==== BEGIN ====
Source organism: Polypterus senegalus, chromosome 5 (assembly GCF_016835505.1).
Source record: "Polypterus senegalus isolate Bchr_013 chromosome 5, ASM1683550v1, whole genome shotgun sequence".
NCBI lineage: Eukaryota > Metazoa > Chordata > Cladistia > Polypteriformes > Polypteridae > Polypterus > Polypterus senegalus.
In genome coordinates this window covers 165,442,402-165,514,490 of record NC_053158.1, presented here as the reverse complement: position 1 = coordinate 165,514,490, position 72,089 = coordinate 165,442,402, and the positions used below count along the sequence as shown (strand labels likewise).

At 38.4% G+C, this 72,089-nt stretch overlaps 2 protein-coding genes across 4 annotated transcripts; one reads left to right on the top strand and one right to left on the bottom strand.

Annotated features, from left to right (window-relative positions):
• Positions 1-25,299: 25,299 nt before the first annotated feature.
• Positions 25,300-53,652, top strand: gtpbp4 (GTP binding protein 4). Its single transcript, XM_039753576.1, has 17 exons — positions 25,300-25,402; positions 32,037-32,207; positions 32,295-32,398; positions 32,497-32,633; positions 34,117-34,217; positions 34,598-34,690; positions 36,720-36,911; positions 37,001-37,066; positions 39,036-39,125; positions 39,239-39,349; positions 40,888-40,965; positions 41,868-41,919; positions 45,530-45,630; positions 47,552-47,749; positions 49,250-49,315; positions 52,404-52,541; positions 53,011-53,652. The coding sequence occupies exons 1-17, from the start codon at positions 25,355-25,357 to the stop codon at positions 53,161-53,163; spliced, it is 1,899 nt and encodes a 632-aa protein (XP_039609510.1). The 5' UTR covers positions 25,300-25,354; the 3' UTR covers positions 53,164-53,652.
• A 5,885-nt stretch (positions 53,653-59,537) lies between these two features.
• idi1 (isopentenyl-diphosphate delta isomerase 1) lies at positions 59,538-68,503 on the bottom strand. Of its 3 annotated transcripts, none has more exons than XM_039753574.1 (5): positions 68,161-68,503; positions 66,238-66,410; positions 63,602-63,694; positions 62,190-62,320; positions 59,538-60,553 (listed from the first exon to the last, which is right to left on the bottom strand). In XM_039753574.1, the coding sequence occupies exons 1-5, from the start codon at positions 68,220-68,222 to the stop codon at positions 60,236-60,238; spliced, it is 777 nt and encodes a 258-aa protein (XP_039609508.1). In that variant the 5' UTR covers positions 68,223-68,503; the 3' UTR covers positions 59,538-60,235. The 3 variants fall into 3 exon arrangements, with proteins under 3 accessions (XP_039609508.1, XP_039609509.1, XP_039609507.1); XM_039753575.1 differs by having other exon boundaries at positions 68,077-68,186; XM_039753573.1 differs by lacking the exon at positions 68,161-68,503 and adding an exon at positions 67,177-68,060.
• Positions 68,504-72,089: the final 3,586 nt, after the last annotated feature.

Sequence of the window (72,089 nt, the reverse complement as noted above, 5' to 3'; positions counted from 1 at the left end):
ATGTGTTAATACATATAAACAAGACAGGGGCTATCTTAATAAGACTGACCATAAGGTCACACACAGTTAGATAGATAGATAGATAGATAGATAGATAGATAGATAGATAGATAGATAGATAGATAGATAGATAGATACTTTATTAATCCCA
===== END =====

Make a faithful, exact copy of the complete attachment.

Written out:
Source organism: Polypterus senegalus, chromosome 5 (assembly GCF_016835505.1).
Source record: "Polypterus senegalus isolate Bchr_013 chromosome 5, ASM1683550v1, whole genome shotgun sequence".
NCBI lineage: Eukaryota > Metazoa > Chordata > Cladistia > Polypteriformes > Polypteridae > Polypterus > Polypterus senegalus.
In genome coordinates this window covers 165,442,402-165,514,490 of record NC_053158.1, presented here as the reverse complement: position 1 = coordinate 165,514,490, position 72,089 = coordinate 165,442,402, and the positions used below count along the sequence as shown (strand labels likewise).

At 38.4% G+C, this 72,089-nt stretch overlaps 2 protein-coding genes across 4 annotated transcripts; one reads left to right on the top strand and one right to left on the bottom strand.

Annotated features, from left to right (window-relative positions):
• Positions 1-25,299: 25,299 nt before the first annotated feature.
• Positions 25,300-53,652, top strand: gtpbp4 (GTP binding protein 4). Its single transcript, XM_039753576.1, has 17 exons — positions 25,300-25,402; positions 32,037-32,207; positions 32,295-32,398; positions 32,497-32,633; positions 34,117-34,217; positions 34,598-34,690; positions 36,720-36,911; positions 37,001-37,066; positions 39,036-39,125; positions 39,239-39,349; positions 40,888-40,965; positions 41,868-41,919; positions 45,530-45,630; positions 47,552-47,749; positions 49,250-49,315; positions 52,404-52,541; positions 53,011-53,652. The coding sequence occupies exons 1-17, from the start codon at positions 25,355-25,357 to the stop codon at positions 53,161-53,163; spliced, it is 1,899 nt and encodes a 632-aa protein (XP_039609510.1). The 5' UTR covers positions 25,300-25,354; the 3' UTR covers positions 53,164-53,652.
• A 5,885-nt stretch (positions 53,653-59,537) lies between these two features.
• idi1 (isopentenyl-diphosphate delta isomerase 1) lies at positions 59,538-68,503 on the bottom strand. Of its 3 annotated transcripts, none has more exons than XM_039753574.1 (5): positions 68,161-68,503; positions 66,238-66,410; positions 63,602-63,694; positions 62,190-62,320; positions 59,538-60,553 (listed from the first exon to the last, which is right to left on the bottom strand). In XM_039753574.1, the coding sequence occupies exons 1-5, from the start codon at positions 68,220-68,222 to the stop codon at positions 60,236-60,238; spliced, it is 777 nt and encodes a 258-aa protein (XP_039609508.1). In that variant the 5' UTR covers positions 68,223-68,503; the 3' UTR covers positions 59,538-60,235. The 3 variants fall into 3 exon arrangements, with proteins under 3 accessions (XP_039609508.1, XP_039609509.1, XP_039609507.1); XM_039753575.1 differs by having other exon boundaries at positions 68,077-68,186; XM_039753573.1 differs by lacking the exon at positions 68,161-68,503 and adding an exon at positions 67,177-68,060.
• Positions 68,504-72,089: the final 3,586 nt, after the last annotated feature.

Sequence of the window (72,089 nt, the reverse complement as noted above, 5' to 3'; positions counted from 1 at the left end):
ATGTGTTAATACATATAAACAAGACAGGGGCTATCTTAATAAGACTGACCATAAGGTCACACACAGTTAGATAGATAGATAGATAGATAGATAGATAGATAGATAGATAGATAGATAGATAGATAGATAGATAGATACTTTATTAATCCCA